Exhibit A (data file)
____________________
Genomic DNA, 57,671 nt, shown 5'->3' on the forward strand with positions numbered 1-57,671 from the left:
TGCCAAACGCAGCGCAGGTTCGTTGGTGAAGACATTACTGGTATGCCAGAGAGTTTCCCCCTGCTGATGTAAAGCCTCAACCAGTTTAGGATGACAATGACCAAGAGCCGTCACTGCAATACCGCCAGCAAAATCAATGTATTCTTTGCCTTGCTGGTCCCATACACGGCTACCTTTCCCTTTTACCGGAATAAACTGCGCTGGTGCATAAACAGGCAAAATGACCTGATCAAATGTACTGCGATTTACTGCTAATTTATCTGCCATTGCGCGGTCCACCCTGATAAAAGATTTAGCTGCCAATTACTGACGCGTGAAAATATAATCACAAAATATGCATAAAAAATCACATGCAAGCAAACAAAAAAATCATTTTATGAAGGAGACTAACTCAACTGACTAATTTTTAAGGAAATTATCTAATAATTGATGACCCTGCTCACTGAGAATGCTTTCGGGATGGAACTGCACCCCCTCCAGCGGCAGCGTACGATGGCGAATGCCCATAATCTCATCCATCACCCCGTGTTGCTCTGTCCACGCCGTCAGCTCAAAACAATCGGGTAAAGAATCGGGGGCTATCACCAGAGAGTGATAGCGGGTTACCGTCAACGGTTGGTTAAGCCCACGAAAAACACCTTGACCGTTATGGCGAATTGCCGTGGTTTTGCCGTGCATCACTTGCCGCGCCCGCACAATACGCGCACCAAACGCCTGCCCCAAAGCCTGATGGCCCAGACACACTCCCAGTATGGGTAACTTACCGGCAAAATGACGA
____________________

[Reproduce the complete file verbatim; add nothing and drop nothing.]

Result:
Genomic DNA, 57,671 nt, shown 5'->3' on the forward strand with positions numbered 1-57,671 from the left:
TGCCAAACGCAGCGCAGGTTCGTTGGTGAAGACATTACTGGTATGCCAGAGAGTTTCCCCCTGCTGATGTAAAGCCTCAACCAGTTTAGGATGACAATGACCAAGAGCCGTCACTGCAATACCGCCAGCAAAATCAATGTATTCTTTGCCTTGCTGGTCCCATACACGGCTACCTTTCCCTTTTACCGGAATAAACTGCGCTGGTGCATAAACAGGCAAAATGACCTGATCAAATGTACTGCGATTTACTGCTAATTTATCTGCCATTGCGCGGTCCACCCTGATAAAAGATTTAGCTGCCAATTACTGACGCGTGAAAATATAATCACAAAATATGCATAAAAAATCACATGCAAGCAAACAAAAAAATCATTTTATGAAGGAGACTAACTCAACTGACTAATTTTTAAGGAAATTATCTAATAATTGATGACCCTGCTCACTGAGAATGCTTTCGGGATGGAACTGCACCCCCTCCAGCGGCAGCGTACGATGGCGAATGCCCATAATCTCATCCATCACCCCGTGTTGCTCTGTCCACGCCGTCAGCTCAAAACAATCGGGTAAAGAATCGGGGGCTATCACCAGAGAGTGATAGCGGGTTACCGTCAACGGTTGGTTAAGCCCACGAAAAACACCTTGACCGTTATGGCGAATTGCCGTGGTTTTGCCGTGCATCACTTGCCGCGCCCGCACAATACGCGCACCAAACGCCTGCCCCAAAGCCTGATGGCCCAGACACACTCCCAGTATGGGTAACTTACCGGCAAAATGACGA